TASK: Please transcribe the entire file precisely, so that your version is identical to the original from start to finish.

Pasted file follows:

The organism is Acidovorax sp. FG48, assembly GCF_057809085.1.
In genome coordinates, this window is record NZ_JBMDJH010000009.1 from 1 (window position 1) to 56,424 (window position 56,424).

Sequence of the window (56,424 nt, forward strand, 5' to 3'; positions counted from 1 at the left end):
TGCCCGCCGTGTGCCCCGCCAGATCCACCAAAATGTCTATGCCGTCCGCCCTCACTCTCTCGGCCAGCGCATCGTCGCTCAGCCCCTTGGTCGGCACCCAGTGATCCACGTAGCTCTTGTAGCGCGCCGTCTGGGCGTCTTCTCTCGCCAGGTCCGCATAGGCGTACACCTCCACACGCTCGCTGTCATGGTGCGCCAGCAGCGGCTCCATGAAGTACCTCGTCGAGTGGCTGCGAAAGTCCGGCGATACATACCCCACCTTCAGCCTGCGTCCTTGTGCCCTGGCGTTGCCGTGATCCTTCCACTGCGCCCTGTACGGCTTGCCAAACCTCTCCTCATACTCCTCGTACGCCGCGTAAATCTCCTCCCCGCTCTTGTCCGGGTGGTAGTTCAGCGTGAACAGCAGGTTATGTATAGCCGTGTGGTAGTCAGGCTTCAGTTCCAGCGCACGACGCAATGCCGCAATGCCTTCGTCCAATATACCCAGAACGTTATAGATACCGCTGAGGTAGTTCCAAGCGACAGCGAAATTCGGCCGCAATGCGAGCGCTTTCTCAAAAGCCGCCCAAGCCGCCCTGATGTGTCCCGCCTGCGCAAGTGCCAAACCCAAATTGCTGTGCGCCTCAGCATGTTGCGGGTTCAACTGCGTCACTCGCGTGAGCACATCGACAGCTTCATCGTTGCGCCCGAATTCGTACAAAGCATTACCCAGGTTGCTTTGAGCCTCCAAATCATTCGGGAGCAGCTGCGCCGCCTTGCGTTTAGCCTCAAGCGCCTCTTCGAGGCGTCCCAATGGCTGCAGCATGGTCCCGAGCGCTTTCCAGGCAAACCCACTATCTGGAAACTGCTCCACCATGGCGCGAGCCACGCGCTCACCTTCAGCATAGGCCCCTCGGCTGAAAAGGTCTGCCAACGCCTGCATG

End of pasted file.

The organism is Acidovorax sp. FG48, assembly GCF_057809085.1.
In genome coordinates, this window is record NZ_JBMDJH010000009.1 from 1 (window position 1) to 56,424 (window position 56,424).

Sequence of the window (56,424 nt, forward strand, 5' to 3'; positions counted from 1 at the left end):
TGCCCGCCGTGTGCCCCGCCAGATCCACCAAAATGTCTATGCCGTCCGCCCTCACTCTCTCGGCCAGCGCATCGTCGCTCAGCCCCTTGGTCGGCACCCAGTGATCCACGTAGCTCTTGTAGCGCGCCGTCTGGGCGTCTTCTCTCGCCAGGTCCGCATAGGCGTACACCTCCACACGCTCGCTGTCATGGTGCGCCAGCAGCGGCTCCATGAAGTACCTCGTCGAGTGGCTGCGAAAGTCCGGCGATACATACCCCACCTTCAGCCTGCGTCCTTGTGCCCTGGCGTTGCCGTGATCCTTCCACTGCGCCCTGTACGGCTTGCCAAACCTCTCCTCATACTCCTCGTACGCCGCGTAAATCTCCTCCCCGCTCTTGTCCGGGTGGTAGTTCAGCGTGAACAGCAGGTTATGTATAGCCGTGTGGTAGTCAGGCTTCAGTTCCAGCGCACGACGCAATGCCGCAATGCCTTCGTCCAATATACCCAGAACGTTATAGATACCGCTGAGGTAGTTCCAAGCGACAGCGAAATTCGGCCGCAATGCGAGCGCTTTCTCAAAAGCCGCCCAAGCCGCCCTGATGTGTCCCGCCTGCGCAAGTGCCAAACCCAAATTGCTGTGCGCCTCAGCATGTTGCGGGTTCAACTGCGTCACTCGCGTGAGCACATCGACAGCTTCATCGTTGCGCCCGAATTCGTACAAAGCATTACCCAGGTTGCTTTGAGCCTCCAAATCATTCGGGAGCAGCTGCGCCGCCTTGCGTTTAGCCTCAAGCGCCTCTTCGAGGCGTCCCAATGGCTGCAGCATGGTCCCGAGCGCTTTCCAGGCAAACCCACTATCTGGAAACTGCTCCACCATGGCGCGAGCCACGCGCTCACCTTCAGCATAGGCCCCTCGGCTGAAAAGGTCTGCCAACGCCTGCATG